A.P. appealed orders terminating his parental rights to his two children. The court of appeals rejected his claim that the circuit court erroneously exercised its discretion when it refused to make his mother the guardian of the children and his new trial in the interests of justice claim.
As the disposition stage of this case, A.P. wanted the circuit court to grant guardianship of his children to S.I. in lieu of terminating his parental rights. The court of appeals held that the circuit court examined the relevant facts and set forth a rational basis for its rejection of this option. Opinion, ¶11.
Among other things, the circuit court and the court of appeals cited S.I.’s health issues, lack of car, criminal record, ignorance of A.P.’s domestic violence-related convictions, and the fact that S.I.’s own children had once been removed from her care. The courts also observed that while S.I. appeared to be caring and loving, she did not have a substantial relationship with the children. Nor S.I. appreciate the risks of letting the kids see their mother whom A.P. had battered. Opinion, ¶12 & ¶14.
While the court of appeals’ ruling on the guardianship issue may not raise any eyebrows, its decision denying a new trial in the interests of justice should. Its analysis boils down to “reversal in the interests of justice should only be granted in exceptional cases. This is not an exceptional case.” Opinion, ¶21. That’s not the test.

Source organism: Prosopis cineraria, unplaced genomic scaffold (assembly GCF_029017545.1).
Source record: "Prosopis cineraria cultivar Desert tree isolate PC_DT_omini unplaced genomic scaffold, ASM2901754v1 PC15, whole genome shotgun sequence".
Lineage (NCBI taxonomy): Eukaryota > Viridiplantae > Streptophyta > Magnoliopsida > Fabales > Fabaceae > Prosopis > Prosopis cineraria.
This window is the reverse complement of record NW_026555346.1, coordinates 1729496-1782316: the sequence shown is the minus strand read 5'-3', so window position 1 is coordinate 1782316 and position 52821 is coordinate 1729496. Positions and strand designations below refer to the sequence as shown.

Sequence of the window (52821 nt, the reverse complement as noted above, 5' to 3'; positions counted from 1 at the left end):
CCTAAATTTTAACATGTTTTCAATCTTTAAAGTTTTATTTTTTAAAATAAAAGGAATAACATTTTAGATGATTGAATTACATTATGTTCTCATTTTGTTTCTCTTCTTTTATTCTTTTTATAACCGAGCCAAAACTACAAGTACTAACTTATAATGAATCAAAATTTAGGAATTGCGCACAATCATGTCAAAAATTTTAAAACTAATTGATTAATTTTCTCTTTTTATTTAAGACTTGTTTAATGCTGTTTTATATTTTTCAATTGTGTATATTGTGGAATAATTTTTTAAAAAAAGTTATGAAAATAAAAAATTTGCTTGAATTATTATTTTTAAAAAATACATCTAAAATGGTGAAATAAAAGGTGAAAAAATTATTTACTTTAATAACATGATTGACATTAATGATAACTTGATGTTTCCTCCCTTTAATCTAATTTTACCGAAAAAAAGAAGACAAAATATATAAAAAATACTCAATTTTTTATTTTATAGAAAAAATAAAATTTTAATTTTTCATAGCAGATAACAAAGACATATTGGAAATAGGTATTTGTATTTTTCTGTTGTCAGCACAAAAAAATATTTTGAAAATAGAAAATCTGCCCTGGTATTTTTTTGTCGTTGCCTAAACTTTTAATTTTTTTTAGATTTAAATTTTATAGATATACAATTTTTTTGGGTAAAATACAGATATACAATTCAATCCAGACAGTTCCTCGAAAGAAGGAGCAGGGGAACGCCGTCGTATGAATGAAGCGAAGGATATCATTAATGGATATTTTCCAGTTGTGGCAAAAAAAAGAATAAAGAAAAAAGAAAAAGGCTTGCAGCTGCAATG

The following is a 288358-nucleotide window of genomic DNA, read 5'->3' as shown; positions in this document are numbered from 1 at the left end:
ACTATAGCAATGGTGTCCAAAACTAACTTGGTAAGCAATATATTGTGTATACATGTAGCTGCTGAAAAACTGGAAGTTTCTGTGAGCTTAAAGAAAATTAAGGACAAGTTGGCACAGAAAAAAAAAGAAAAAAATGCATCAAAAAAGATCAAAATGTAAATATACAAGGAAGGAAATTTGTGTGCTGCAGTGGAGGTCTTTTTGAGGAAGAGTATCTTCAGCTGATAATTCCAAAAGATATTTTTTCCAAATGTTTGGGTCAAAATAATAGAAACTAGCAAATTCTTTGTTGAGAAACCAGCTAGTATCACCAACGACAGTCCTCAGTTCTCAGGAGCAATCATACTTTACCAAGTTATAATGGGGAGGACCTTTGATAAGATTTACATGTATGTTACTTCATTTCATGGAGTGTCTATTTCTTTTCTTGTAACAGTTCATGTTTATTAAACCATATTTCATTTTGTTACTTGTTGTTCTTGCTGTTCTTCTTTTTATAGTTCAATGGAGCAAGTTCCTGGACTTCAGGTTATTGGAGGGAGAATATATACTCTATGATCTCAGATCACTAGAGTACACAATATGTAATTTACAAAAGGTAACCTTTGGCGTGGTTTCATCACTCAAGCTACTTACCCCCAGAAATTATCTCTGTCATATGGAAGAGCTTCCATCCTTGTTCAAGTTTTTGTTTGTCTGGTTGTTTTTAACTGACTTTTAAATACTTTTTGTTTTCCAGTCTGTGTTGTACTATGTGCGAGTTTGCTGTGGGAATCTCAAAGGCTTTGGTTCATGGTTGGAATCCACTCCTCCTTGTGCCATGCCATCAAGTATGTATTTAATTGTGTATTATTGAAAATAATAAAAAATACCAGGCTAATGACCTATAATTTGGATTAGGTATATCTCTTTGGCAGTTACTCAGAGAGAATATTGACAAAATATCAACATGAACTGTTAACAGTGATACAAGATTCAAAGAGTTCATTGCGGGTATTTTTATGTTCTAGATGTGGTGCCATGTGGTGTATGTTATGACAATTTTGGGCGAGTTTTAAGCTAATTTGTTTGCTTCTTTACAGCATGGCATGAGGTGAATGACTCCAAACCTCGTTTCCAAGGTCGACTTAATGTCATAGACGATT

The court of appeals should grant a new trial in the interests of justice, pursuant to §752.35, when the real controversy has not been tried or there has been a possible miscarriage of justice. For example, if the court or jury considered evidence it should not have, or did not hear evidence that it should have, and this error clouded the issues, then the real controversy was not tried. See State v. Hicks, 202 Wis. 2d 150, 160, 549 N.W.2d 435 (1996).
We don’t have access to the briefs so we do not know the basis for A.P.’s claim that the orders terminating his parental rights should be vacated in the interests of justice. The point is, the court of appeals doesn’t tell us either. Its opinion doesn’t cite or apply the governing case law. It just waves its magic wand to deny A.P.’s NTIJ claim without any meaningful analysis.